Randomness has proven to be a critical tool in several fields of computer science: algorithm design, cryptography, coding for noisy channels, and complexity theory, to name a few. Most of these applications, however, assume a source of independent and unbiased random bits, which may not always be available. Moreover, in many of the applications, randomization provides a method of showing that some required object (a code or graph with special properties, for example) exists, but doesn't provide an efficient way of constructing or using the object.
The last twenty years have seen the extensive development of a theory of "pseudorandom" combinatorial objects that can replace truly random analogues yet can be constructed efficiently and deterministically. This course will cover a variety of such objects and their applications in computational complexity and cryptography. Specifically, we will discuss:
We will discuss each of these objects individually -- what properties are important, typical examples -- but we will also seek to understand the relationships between them. Several of the breakthroughs in recent research have common from the realization that constructions of these objects are equivalent in certain settings.
The course is based on a course taught several times by Salil Vadhan at Harvard. (In particular, some of the text of this page is based on similar descriptive text written by Vadhan.) The main difference will be that this course will place more emphasis on applications in cryptography. The text for the course will be the recent monograph by Vadhan, Pseudorandomness. I will add notes on the applications to cryptography as appropriate.
The most important prerequisites are general mathematical maturity (reading/writing proofs, understanding abstractions, filling in routine steps) and a good background in the theory of computation. A concrete guideline is that you should have had a minimum of two previous courses in "theoretical" computer science (e.g., algorithms, computational complexity, or cryptography) where emphasis was placed on proofs and problem-solving. Math and EE students: If you have strong pure math background, then I can be felxibile with prerequisite courses but, in that case, you should discuss your background with me in person.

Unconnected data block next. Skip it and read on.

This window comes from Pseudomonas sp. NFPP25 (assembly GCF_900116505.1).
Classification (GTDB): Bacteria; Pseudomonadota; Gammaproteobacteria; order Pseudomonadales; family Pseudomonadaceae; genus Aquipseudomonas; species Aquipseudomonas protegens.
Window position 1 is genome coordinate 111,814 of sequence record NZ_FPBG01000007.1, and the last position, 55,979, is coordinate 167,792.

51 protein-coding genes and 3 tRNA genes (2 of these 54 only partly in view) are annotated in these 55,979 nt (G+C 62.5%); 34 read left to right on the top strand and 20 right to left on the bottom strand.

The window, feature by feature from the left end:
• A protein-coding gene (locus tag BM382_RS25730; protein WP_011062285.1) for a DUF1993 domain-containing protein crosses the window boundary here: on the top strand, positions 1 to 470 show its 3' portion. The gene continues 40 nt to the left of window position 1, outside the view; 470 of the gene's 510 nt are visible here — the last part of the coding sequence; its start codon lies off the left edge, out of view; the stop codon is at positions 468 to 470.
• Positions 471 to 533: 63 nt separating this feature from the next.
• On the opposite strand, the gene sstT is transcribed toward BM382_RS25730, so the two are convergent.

I will assume familiarity with the following topics:
Auditors are welcome but must be wiling to do readings for class. Please ask to be added to the Angel mailing list if you plan to attend regularly.
Collaboration on homework problems, with the exception of programming assignments, is permitted, but not encouraged. If you choose to collaborate on some problems, you are allowed to discuss each problem with at most 3 other students currently enrolled in the class. Before working with others on a problem, you should think about it yourself for at least an hour. Finding answers to problems on the Web or from other outside sources (these include anyone not enrolled in the class) is strictly forbidden.
You must write up each problem solution by yourself without assistance, even if you collaborate with others to solve the problem. You must also identify your collaborators. If you did not work with anyone, you should write "Collaborators: none." It is a violation of this policy to submit a problem solution that you cannot orally explain to an instructor or TA.
No collaboration whatsoever is permitted on exams or quizzes.
Violations of this policy will be dealt with according to University regulations.